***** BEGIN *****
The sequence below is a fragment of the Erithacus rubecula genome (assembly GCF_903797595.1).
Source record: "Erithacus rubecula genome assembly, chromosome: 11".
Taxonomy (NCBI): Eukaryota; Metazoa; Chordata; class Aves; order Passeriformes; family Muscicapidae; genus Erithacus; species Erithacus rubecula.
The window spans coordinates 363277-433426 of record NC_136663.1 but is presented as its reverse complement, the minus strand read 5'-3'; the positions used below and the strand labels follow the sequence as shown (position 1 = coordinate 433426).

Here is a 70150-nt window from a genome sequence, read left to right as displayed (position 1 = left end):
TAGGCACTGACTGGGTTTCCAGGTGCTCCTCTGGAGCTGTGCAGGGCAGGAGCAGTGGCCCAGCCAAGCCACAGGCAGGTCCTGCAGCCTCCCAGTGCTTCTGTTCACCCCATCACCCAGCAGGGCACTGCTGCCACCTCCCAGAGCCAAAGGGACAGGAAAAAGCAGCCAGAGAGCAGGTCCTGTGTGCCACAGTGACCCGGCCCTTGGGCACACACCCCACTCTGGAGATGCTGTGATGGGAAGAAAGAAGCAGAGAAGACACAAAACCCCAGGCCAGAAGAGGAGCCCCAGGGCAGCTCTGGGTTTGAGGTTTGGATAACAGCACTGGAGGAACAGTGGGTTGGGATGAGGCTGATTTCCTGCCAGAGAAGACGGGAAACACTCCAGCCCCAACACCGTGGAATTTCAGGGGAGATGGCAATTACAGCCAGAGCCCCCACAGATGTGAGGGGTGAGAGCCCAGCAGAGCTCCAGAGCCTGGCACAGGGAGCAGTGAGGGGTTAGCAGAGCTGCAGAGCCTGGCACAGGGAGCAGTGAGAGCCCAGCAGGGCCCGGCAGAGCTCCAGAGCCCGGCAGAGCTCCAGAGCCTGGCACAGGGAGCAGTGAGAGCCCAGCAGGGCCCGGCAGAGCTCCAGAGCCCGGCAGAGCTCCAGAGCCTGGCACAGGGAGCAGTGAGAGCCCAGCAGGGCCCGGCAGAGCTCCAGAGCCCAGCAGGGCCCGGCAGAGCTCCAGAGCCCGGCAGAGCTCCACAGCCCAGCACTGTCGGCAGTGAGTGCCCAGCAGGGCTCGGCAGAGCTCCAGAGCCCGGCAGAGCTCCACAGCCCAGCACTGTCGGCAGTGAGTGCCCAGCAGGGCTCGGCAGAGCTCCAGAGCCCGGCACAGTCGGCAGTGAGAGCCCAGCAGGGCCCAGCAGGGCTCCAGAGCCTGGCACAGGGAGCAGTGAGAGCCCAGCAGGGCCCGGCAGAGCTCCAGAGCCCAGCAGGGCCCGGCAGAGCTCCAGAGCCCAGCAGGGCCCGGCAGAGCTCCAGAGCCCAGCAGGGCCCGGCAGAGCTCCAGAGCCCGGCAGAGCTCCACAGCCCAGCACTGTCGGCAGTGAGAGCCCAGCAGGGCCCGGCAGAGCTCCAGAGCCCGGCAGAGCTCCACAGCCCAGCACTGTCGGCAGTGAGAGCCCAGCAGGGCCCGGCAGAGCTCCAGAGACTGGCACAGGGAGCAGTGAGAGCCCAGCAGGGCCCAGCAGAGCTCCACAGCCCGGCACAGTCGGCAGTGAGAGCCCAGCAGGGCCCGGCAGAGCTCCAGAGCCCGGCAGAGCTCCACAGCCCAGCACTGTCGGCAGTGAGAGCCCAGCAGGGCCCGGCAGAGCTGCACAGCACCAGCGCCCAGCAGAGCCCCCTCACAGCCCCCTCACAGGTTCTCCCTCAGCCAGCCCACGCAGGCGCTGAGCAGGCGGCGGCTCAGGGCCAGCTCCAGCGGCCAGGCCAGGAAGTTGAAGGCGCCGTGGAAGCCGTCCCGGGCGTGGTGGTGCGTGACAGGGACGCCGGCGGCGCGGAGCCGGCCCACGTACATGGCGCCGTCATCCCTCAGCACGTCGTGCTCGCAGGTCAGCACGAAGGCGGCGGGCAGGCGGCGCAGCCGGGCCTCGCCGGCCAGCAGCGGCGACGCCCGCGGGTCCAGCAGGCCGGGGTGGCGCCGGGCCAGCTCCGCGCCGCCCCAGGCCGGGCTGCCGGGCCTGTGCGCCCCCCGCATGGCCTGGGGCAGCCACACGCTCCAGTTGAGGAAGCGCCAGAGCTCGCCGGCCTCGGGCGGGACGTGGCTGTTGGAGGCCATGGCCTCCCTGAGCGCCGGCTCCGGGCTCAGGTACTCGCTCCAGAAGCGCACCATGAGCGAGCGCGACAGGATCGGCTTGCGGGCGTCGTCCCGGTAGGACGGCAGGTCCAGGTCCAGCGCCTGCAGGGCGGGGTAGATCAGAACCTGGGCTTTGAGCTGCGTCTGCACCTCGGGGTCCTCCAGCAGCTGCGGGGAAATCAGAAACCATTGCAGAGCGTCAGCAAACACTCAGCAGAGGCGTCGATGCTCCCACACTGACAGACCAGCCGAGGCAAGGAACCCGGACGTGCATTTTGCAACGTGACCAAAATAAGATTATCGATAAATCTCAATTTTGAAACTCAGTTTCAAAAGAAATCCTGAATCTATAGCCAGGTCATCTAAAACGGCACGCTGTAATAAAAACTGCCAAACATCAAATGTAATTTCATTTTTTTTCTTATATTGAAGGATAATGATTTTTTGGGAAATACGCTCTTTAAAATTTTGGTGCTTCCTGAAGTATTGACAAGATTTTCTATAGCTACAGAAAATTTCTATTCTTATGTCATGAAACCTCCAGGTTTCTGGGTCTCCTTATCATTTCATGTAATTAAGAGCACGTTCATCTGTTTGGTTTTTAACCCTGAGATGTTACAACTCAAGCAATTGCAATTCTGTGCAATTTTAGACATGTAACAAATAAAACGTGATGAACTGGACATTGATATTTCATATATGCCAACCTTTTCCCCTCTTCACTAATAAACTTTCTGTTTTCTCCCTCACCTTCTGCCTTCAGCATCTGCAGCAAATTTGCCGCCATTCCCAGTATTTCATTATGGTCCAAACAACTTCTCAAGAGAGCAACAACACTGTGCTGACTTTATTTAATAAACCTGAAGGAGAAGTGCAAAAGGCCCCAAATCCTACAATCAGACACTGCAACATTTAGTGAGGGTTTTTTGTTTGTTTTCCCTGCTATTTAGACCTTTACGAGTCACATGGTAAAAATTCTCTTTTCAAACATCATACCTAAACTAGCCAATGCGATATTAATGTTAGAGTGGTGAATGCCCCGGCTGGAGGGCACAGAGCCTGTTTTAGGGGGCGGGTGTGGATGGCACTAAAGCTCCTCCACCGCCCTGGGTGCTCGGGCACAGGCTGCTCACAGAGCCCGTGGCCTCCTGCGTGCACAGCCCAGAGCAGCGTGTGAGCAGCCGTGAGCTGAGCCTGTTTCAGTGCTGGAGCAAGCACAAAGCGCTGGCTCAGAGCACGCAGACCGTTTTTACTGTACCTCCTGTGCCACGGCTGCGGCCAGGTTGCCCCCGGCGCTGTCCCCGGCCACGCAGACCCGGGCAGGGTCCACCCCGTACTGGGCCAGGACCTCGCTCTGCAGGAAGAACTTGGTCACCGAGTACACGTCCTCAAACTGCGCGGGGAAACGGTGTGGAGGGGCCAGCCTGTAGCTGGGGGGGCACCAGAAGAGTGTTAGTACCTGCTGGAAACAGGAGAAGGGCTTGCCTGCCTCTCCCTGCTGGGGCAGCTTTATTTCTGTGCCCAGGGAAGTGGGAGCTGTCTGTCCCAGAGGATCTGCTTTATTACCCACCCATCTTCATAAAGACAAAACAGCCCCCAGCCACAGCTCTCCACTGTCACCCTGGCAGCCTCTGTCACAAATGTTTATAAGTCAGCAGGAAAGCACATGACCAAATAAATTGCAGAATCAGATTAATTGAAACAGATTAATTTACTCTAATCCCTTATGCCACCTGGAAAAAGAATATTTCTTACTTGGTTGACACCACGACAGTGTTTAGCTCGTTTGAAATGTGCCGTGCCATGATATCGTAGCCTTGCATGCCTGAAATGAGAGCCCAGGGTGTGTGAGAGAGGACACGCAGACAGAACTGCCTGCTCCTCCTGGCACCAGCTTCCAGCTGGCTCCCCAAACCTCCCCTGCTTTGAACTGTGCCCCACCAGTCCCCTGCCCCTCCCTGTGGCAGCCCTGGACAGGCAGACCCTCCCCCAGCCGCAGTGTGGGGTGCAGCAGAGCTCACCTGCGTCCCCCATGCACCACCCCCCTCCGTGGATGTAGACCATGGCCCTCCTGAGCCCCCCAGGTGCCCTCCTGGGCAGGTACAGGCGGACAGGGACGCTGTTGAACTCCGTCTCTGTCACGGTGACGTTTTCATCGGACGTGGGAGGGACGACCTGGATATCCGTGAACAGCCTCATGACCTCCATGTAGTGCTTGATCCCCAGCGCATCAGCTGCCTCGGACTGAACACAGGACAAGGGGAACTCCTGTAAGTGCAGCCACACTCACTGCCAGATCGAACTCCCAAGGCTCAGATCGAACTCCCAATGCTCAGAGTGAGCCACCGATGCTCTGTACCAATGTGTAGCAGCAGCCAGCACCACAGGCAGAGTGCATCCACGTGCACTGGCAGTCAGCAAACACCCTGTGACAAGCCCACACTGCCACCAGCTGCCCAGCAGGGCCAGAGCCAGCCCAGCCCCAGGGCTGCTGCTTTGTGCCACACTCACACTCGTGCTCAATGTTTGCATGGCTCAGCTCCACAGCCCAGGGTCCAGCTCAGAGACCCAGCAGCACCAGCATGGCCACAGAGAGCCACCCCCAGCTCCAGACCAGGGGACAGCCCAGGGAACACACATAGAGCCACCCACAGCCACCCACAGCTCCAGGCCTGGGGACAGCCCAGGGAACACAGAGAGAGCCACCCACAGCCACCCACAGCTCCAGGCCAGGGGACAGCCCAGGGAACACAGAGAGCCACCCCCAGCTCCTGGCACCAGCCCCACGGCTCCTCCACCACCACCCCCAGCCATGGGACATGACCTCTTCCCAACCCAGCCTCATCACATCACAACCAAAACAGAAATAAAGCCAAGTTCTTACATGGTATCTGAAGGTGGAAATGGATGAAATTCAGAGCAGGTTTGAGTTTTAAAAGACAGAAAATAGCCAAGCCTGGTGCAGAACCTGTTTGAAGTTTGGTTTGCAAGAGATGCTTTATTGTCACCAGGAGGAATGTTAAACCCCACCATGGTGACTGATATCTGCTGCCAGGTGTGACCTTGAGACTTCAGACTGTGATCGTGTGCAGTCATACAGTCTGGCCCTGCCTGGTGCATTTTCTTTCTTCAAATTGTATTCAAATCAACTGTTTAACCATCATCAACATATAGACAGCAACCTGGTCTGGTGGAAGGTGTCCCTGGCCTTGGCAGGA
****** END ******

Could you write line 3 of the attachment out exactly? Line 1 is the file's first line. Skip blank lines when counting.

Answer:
Taxonomy (NCBI): Eukaryota; Metazoa; Chordata; class Aves; order Passeriformes; family Muscicapidae; genus Erithacus; species Erithacus rubecula.